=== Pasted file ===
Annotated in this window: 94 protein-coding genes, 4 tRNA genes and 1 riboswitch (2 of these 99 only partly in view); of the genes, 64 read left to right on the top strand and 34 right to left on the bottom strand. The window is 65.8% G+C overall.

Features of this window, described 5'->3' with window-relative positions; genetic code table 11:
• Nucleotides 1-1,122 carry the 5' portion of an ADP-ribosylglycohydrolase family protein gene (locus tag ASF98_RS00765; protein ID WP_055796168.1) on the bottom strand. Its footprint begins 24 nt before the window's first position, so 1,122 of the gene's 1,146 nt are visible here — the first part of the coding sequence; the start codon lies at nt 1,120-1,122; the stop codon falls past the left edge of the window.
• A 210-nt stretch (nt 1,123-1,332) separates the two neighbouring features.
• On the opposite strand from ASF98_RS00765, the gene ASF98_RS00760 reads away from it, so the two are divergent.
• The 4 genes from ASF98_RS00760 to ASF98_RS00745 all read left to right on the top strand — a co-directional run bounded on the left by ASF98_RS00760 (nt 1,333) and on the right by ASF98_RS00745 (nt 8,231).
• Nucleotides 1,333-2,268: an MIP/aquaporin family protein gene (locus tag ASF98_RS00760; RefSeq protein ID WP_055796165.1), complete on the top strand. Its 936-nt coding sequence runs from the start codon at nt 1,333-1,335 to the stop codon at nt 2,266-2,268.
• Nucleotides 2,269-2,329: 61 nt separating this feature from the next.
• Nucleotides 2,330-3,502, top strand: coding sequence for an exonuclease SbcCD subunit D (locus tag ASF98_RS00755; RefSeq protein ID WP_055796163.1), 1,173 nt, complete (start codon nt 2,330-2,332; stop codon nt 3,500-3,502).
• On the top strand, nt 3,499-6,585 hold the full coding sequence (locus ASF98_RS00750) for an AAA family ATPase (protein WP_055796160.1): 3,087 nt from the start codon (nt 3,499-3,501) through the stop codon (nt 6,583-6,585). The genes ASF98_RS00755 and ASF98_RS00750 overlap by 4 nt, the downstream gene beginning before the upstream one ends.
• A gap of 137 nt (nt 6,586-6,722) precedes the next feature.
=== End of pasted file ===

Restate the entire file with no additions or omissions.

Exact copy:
Annotated in this window: 94 protein-coding genes, 4 tRNA genes and 1 riboswitch (2 of these 99 only partly in view); of the genes, 64 read left to right on the top strand and 34 right to left on the bottom strand. The window is 65.8% G+C overall.

Features of this window, described 5'->3' with window-relative positions; genetic code table 11:
• Nucleotides 1-1,122 carry the 5' portion of an ADP-ribosylglycohydrolase family protein gene (locus tag ASF98_RS00765; protein ID WP_055796168.1) on the bottom strand. Its footprint begins 24 nt before the window's first position, so 1,122 of the gene's 1,146 nt are visible here — the first part of the coding sequence; the start codon lies at nt 1,120-1,122; the stop codon falls past the left edge of the window.
• A 210-nt stretch (nt 1,123-1,332) separates the two neighbouring features.
• On the opposite strand from ASF98_RS00765, the gene ASF98_RS00760 reads away from it, so the two are divergent.
• The 4 genes from ASF98_RS00760 to ASF98_RS00745 all read left to right on the top strand — a co-directional run bounded on the left by ASF98_RS00760 (nt 1,333) and on the right by ASF98_RS00745 (nt 8,231).
• Nucleotides 1,333-2,268: an MIP/aquaporin family protein gene (locus tag ASF98_RS00760; RefSeq protein ID WP_055796165.1), complete on the top strand. Its 936-nt coding sequence runs from the start codon at nt 1,333-1,335 to the stop codon at nt 2,266-2,268.
• Nucleotides 2,269-2,329: 61 nt separating this feature from the next.
• Nucleotides 2,330-3,502, top strand: coding sequence for an exonuclease SbcCD subunit D (locus tag ASF98_RS00755; RefSeq protein ID WP_055796163.1), 1,173 nt, complete (start codon nt 2,330-2,332; stop codon nt 3,500-3,502).
• On the top strand, nt 3,499-6,585 hold the full coding sequence (locus ASF98_RS00750) for an AAA family ATPase (protein WP_055796160.1): 3,087 nt from the start codon (nt 3,499-3,501) through the stop codon (nt 6,583-6,585). The genes ASF98_RS00755 and ASF98_RS00750 overlap by 4 nt, the downstream gene beginning before the upstream one ends.
• A gap of 137 nt (nt 6,586-6,722) precedes the next feature.